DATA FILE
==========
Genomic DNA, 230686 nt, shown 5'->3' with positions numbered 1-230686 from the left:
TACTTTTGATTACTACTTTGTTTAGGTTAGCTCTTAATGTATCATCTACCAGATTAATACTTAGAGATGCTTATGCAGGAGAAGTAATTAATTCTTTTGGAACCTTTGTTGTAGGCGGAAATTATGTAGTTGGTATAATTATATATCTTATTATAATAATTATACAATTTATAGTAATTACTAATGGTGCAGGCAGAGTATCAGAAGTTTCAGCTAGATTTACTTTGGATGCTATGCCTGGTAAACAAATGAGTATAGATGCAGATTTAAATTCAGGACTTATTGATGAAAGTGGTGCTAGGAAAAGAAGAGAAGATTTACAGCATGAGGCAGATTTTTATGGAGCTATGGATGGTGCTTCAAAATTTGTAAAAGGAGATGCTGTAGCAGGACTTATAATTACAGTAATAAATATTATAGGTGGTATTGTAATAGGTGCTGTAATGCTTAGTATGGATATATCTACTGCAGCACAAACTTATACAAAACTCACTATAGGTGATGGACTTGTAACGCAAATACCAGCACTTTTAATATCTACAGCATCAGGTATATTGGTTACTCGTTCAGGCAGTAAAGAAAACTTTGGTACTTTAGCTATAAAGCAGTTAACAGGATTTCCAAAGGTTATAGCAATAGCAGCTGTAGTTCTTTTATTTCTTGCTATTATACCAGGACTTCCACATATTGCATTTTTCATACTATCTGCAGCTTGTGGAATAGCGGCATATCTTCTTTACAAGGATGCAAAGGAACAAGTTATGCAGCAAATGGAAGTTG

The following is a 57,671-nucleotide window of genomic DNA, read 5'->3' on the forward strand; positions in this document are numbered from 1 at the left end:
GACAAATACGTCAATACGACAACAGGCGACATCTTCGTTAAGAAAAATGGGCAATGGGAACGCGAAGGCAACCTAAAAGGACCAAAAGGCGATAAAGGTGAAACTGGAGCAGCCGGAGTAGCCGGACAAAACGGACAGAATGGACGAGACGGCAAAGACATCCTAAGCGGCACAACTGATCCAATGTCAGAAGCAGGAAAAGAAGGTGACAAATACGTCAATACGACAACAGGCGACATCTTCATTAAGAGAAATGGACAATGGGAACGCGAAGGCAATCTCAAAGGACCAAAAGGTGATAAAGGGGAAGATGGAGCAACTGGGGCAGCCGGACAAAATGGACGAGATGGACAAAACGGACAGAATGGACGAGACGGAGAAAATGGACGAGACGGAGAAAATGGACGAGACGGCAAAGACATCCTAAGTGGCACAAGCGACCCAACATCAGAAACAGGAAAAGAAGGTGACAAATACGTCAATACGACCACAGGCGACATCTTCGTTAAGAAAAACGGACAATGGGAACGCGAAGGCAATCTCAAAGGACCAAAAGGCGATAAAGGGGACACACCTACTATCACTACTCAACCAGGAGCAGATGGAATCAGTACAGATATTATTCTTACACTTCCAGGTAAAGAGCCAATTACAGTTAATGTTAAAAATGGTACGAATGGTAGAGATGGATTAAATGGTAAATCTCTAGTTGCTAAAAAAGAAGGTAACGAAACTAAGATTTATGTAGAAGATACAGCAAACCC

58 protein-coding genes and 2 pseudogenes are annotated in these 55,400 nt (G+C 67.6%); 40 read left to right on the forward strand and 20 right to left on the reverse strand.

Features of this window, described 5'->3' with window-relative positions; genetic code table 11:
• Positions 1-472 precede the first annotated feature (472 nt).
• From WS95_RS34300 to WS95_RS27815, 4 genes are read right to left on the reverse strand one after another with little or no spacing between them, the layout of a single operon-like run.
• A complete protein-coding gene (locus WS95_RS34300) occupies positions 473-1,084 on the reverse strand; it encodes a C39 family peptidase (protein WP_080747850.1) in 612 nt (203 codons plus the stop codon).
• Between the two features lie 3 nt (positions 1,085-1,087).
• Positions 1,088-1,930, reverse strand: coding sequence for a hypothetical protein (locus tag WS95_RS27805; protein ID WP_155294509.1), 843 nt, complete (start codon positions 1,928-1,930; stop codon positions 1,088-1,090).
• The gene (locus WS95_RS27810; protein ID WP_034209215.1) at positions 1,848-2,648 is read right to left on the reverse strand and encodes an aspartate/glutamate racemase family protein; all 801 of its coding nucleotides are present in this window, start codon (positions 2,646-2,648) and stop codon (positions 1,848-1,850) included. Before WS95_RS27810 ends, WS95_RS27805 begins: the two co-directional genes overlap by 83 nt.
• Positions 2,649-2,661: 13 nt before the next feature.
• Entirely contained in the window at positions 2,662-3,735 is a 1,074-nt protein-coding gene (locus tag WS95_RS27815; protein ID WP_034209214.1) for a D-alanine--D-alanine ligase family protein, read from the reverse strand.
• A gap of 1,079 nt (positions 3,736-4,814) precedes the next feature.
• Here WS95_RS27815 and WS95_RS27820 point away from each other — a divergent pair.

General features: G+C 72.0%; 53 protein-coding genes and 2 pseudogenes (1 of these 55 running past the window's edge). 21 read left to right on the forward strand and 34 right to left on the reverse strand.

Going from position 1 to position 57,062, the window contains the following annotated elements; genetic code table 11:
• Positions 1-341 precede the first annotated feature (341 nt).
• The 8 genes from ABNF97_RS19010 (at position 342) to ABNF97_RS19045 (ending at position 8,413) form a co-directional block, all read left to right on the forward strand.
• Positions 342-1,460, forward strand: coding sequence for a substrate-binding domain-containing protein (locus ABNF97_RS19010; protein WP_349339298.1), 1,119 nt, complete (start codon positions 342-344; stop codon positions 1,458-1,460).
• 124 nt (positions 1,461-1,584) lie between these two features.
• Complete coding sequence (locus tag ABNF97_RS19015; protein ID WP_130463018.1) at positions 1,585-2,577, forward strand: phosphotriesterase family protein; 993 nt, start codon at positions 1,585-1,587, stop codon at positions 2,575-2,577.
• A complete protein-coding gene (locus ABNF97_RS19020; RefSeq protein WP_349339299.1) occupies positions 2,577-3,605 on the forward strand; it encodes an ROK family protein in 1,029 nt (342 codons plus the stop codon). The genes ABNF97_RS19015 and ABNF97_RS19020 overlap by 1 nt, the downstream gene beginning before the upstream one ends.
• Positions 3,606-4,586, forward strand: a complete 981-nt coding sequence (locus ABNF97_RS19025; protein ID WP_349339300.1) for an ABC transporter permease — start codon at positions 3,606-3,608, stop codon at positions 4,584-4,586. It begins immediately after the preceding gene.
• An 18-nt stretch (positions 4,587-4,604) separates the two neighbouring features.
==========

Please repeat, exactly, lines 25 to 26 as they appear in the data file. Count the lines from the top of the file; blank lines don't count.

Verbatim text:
• Positions 3,606-4,586, forward strand: a complete 981-nt coding sequence (locus ABNF97_RS19025; protein ID WP_349339300.1) for an ABC transporter permease — start codon at positions 3,606-3,608, stop codon at positions 4,584-4,586. It begins immediately after the preceding gene.
• An 18-nt stretch (positions 4,587-4,604) separates the two neighbouring features.